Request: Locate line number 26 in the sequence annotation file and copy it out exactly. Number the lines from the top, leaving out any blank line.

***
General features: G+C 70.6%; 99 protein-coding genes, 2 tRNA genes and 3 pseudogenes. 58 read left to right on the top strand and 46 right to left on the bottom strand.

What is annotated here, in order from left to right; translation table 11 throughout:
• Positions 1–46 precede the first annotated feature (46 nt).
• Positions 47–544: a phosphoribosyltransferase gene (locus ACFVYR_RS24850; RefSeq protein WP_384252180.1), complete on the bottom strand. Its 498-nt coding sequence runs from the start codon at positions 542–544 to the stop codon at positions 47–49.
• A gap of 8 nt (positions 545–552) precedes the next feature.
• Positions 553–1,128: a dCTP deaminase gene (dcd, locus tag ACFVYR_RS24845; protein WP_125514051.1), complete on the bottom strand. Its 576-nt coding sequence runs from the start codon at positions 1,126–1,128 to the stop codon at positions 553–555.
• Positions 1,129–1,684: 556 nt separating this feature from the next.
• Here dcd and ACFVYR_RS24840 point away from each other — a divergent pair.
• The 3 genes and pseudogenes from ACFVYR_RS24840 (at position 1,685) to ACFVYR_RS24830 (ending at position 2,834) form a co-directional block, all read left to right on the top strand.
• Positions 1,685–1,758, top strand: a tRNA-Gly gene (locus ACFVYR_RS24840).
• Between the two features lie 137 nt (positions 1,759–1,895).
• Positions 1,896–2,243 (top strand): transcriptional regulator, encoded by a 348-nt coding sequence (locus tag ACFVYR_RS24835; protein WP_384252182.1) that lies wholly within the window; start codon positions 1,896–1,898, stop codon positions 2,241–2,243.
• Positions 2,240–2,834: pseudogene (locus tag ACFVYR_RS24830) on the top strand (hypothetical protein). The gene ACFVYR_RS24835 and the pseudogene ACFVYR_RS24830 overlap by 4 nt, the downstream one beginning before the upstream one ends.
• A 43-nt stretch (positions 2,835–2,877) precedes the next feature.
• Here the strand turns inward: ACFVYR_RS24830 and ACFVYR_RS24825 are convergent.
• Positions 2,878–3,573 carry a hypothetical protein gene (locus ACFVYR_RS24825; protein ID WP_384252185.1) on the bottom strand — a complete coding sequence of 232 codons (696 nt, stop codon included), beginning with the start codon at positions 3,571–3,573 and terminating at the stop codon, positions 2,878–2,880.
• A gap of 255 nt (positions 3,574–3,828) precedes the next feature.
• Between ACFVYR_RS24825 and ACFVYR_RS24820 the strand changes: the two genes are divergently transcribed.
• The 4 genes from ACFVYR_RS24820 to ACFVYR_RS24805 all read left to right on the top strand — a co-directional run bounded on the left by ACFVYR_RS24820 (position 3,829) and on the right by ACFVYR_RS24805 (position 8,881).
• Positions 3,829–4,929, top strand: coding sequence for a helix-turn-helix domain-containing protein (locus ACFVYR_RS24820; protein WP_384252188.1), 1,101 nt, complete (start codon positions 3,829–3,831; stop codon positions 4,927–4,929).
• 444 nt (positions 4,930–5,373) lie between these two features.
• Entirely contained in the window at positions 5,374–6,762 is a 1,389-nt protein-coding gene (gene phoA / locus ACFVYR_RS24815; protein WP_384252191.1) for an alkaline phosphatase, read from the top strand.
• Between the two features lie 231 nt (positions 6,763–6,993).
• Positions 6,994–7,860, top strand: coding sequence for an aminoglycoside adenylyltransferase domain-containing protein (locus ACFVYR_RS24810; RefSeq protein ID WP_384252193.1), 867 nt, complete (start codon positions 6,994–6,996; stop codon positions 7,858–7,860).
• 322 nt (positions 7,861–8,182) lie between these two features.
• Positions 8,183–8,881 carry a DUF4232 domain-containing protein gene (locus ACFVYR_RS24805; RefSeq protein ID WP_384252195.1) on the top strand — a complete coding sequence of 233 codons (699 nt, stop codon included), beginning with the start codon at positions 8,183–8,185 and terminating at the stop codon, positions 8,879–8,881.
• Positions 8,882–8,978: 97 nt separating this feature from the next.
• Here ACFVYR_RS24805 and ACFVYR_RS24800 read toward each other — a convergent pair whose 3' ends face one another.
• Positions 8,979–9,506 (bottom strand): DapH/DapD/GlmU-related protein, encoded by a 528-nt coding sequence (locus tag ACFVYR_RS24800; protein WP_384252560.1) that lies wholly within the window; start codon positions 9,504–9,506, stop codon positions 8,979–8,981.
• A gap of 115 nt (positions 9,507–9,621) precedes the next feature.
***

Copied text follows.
• Positions 8,183–8,881 carry a DUF4232 domain-containing protein gene (locus ACFVYR_RS24805; RefSeq protein ID WP_384252195.1) on the top strand — a complete coding sequence of 233 codons (699 nt, stop codon included), beginning with the start codon at positions 8,183–8,185 and terminating at the stop codon, positions 8,879–8,881.